Next Gen Troubles from Smoking Moms

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Gestational diabetes and obesity risks higher in women exposed to tobacco in utero

May 20, 2013 / Author:  / Reviewed by: Robert Carlson, M.D

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(dailyRx News) Smoking is a known health hazard for pregnancies. But being exposed to smoke in utero may follow a baby girl into her own pregnancy when she grows up.

A recent study looked at a group of pregnant women who had mothers who smoked while pregnant with them.

The results of this study showed these pregnant women who had mothers who smoked while pregnant had higher odds of developing gestational diabetes and obesity than women whose mothers did not smoke while they were pregnant.

"Quit smoking."

Dr. Kristina Mattsson, from the Division of Occupational and Environmental Medicine at Lund University in Sweden, led a study into risks associated with smoking during pregnancy.

For this study, the researchers used data from the Swedish Medical Birth Register, which began recording the smoking status of pregnant mothers in 1982.

Between 1982 and 2010, the researchers found 80,189 pregnancies with enough information to enter into the study.

Since this was a pregnancy study, the researchers were looking at smoking-related consequences in daughters who grew up and became pregnant as well. Specifically, the researchers were looking at gestational diabetes and obesity in the pregnant daughters of women who had smoked during their pregnancies.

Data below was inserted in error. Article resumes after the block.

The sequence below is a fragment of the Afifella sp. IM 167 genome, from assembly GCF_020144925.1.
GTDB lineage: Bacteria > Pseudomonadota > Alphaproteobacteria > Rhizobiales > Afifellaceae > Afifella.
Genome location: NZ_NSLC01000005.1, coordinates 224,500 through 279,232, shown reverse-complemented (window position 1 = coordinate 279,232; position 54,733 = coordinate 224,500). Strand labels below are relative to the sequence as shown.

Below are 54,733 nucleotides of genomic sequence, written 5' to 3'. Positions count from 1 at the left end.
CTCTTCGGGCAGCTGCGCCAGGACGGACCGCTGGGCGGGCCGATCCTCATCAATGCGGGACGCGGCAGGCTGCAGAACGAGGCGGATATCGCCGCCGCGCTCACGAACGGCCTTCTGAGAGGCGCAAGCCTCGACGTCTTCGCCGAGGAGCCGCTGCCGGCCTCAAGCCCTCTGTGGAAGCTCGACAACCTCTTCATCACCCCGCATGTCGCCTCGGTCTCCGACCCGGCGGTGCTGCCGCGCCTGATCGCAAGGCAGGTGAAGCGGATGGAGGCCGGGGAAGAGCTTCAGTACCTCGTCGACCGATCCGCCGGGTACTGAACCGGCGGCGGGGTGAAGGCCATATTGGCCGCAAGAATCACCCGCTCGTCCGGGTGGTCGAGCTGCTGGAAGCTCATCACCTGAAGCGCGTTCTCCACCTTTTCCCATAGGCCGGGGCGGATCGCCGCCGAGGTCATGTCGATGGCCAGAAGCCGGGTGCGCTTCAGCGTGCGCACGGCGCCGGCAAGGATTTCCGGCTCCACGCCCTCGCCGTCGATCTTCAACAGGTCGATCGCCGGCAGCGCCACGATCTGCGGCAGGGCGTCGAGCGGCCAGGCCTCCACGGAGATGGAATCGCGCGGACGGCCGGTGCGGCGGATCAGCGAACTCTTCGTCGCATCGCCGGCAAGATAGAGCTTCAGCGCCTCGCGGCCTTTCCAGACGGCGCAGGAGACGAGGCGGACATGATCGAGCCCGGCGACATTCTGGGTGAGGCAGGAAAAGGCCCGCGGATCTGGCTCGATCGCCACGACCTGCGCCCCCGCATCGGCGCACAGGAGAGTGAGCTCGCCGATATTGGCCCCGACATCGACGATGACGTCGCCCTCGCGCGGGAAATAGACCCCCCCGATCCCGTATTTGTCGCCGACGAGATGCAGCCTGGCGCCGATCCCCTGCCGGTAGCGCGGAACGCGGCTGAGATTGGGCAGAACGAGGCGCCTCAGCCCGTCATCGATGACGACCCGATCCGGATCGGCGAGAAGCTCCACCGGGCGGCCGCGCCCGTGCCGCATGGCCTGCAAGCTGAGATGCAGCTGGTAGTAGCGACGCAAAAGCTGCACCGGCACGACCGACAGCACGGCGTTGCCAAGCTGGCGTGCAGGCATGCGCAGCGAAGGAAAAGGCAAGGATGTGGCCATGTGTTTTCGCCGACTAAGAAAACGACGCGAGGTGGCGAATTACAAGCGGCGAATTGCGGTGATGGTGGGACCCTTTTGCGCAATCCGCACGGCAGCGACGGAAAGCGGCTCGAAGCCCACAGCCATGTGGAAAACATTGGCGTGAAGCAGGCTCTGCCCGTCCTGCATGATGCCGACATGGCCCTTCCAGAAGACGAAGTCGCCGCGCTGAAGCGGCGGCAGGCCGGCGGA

Gestational diabetes happens when a woman who has never had diabetes develops high blood sugar while she is pregnant. With gestational diabetes, the blood sugar levels normalize after giving birth.

The researchers found that mothers who smoked moderately (between one to nine cigarettes per day) during pregnancy had daughters that were 1.62 times more likely to develop gestational diabetes when they became pregnant compared to the daughters of women who did not smoke.

Mothers who had been heavy smokers (more than nine cigarettes per day) during pregnancy had daughters that were 1.52 more likely to develop gestational diabetes compared to the daughters of women who did not smoke.

Women who were moderate smokers during their pregnancies were 1.36 times more likely to have daughters that would become obese.

Women who were heavy smokers during their pregnancies were 1.58 times more likely to have daughters that would become obese.

“Women exposed to smoking during fetal life were at higher risk of developing gestational diabetes and obesity,” the study authors wrote.

This study was published in May in Diabetologia.

Lund University, SIMSAM Early Life, The Swedish Research Council, METALUND, Swedish Council for Working Life and Social Research, Intramural Research Program, the National Institutes of Health and the National Institutes of Environmental Health Sciences provided funding for this project. No conflicts of interest were declared.